And court testimony laid out just how horrible this attack was. The Marines, who testified in uniform, said they were sightseeing before being approached by Tom Keenan who asked them, quote, "Are you proud?" Godinez answered, "We are marines." Keenan then asked, "Are you Proud Boys?" referring to the alt-right group behind the rally.

According to the Marines, that's when the two suspects along with a group of about 10 others began their attack, beating them, even though Godinez is Mexican. Godinez says the group had a mob mentality, saying, quote, "The best way I can describe it is the sound of people chanting in a soccer stadium," and that the suspects were "laughing, smiling, and having a good time while I could have died that day." Godinez estimates he was sprayed with mace at least six times and kicked in the head and ribs, adding that his eyesight is still affected by the attack and it might require surgery. The judge has now ruled that both suspects will stand trial beginning next week. Laura?

INGRAHAM: Thanks. Thanks very much, Trace. It is beyond disturbing. Joining me now is one of the Marine reservists attacked, Luis Torres. Luis, I first heard about this, I thought to myself, this is when I'm glad my mother and father have gone to their final resting place because I don't even know how they would react to this. They would say, what has happened to our country that something like this could happen to two marines just trying to go and see the sights in the city of brotherly love. Take us through what happened that day.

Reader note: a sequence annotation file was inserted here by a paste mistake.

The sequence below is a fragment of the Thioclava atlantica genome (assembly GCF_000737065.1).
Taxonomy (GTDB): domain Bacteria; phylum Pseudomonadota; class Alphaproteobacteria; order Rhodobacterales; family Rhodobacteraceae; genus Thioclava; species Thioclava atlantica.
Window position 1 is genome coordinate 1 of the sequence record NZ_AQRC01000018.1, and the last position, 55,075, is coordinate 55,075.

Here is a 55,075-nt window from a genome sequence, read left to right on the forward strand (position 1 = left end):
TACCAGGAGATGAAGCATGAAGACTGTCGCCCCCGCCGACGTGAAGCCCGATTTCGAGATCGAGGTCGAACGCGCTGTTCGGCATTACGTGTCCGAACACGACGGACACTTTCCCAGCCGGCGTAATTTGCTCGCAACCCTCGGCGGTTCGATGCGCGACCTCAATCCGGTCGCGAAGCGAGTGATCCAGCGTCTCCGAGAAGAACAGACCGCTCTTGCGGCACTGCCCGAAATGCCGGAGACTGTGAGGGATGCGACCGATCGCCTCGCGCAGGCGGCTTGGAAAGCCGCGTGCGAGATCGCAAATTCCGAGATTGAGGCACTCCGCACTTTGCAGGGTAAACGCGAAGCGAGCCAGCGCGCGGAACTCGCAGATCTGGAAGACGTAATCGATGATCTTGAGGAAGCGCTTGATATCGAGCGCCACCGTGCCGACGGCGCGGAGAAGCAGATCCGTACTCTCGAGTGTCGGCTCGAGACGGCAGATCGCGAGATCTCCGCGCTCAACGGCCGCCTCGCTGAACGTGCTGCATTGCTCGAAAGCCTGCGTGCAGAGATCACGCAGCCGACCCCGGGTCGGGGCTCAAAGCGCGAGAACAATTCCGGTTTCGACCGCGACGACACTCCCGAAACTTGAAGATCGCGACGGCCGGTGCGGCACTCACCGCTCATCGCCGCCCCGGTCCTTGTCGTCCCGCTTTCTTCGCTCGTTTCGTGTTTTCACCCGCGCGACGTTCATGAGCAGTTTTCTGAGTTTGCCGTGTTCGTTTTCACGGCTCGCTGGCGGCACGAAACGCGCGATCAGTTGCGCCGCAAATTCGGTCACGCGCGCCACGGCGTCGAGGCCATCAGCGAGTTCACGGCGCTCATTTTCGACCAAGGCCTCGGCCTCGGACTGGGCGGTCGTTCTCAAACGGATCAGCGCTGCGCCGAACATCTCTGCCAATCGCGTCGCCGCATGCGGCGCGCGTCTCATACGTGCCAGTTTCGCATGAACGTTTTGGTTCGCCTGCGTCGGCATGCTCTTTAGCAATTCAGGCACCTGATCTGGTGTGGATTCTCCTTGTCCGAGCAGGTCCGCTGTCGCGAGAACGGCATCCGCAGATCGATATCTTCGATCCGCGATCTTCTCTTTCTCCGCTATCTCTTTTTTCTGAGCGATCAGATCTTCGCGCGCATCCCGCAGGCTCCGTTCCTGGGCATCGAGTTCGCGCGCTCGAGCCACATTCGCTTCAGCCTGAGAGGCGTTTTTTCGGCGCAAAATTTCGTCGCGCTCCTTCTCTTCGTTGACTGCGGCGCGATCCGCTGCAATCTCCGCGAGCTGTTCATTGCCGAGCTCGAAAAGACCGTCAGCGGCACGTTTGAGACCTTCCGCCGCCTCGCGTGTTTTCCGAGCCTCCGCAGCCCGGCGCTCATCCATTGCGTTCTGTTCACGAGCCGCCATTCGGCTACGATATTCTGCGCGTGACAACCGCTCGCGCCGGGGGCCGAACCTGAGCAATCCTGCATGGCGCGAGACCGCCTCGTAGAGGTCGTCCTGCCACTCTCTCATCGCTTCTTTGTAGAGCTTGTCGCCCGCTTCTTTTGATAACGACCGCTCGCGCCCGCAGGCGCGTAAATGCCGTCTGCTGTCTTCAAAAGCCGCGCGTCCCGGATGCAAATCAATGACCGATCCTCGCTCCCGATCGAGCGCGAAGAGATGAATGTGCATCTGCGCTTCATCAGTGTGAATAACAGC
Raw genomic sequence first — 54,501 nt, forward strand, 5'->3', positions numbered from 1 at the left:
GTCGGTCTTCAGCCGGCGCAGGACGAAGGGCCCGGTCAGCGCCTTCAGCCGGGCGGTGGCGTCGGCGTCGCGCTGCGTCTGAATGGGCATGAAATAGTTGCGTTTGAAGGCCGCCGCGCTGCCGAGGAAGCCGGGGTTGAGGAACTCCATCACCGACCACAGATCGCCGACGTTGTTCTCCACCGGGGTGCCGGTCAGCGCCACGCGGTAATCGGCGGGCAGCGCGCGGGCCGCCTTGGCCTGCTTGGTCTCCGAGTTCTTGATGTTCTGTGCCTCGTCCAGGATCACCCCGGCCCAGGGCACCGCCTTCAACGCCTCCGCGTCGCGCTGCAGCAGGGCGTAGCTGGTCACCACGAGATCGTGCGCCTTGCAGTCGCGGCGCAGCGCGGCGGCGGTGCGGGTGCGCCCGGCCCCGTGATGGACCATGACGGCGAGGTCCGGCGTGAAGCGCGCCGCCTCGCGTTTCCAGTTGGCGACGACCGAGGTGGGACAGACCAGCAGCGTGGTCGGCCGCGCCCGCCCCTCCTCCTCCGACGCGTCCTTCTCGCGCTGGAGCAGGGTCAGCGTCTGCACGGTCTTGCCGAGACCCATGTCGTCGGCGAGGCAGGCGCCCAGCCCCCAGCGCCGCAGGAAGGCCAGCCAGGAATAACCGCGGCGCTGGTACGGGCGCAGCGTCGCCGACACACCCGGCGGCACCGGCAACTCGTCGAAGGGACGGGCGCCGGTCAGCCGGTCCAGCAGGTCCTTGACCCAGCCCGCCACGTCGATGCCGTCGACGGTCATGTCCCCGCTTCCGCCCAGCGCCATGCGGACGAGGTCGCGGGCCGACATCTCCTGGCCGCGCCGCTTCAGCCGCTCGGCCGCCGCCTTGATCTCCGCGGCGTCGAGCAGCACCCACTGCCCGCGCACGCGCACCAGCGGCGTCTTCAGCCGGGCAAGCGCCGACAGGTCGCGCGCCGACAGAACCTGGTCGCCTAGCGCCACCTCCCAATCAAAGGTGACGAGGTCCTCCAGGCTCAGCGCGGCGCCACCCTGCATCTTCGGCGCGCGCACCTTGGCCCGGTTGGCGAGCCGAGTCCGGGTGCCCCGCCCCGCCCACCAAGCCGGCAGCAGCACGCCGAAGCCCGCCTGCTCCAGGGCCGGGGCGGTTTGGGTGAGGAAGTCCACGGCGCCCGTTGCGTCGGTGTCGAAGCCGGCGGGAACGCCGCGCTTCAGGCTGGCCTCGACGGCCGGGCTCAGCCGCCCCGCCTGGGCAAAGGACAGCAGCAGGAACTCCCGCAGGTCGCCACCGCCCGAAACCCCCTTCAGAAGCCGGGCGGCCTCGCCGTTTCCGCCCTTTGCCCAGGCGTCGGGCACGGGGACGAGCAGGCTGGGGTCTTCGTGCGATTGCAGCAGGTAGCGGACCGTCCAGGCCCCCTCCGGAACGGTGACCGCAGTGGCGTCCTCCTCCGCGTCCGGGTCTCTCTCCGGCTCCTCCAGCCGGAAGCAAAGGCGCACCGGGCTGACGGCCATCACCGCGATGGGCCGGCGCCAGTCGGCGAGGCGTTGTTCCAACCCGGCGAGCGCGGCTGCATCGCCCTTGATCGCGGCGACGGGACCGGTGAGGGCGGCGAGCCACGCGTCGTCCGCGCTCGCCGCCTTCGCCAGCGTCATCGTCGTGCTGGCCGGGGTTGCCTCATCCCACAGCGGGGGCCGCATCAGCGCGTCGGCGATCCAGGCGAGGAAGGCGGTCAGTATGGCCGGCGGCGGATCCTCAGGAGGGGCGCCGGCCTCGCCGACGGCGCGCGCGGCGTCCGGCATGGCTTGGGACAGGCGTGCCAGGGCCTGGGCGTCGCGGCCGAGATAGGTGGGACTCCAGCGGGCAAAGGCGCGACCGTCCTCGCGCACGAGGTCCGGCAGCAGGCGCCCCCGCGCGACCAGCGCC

LUIS TORRES, MARINE RESERVIST ATTACKED BY ANTIFA: Thanks for having me, Laura. So me and Corporal Godinez were in downtown Philly in the Penn's landing area, around there. We've never Me and the other corporation over in downtown Philly in the area around there. We've never been in that area ourselves. That was her first time.

We were with our entire squadron to meet at the Liberty Bell by noon, so not only were we there, we were mandated to be there by our command to be there for professional military education, it's what we call PME, just to check out the landmarks, check out the historical exhibits in regular civilian attire.

And lo and behold, we would never know later on we would fall victims to these activists. We were there at noon, and my first priority was simply to grab a bite to eat. And so me and Godinez together, we go find somewhere, a casual restaurant. We get something to eat, we have plenty of time to kill. That evening at our Hilton, the Marine Corps bought the Hilton Hotel, so to celebrate the 243rd birthday of the Marine Corps. So that was our plan being at Philly.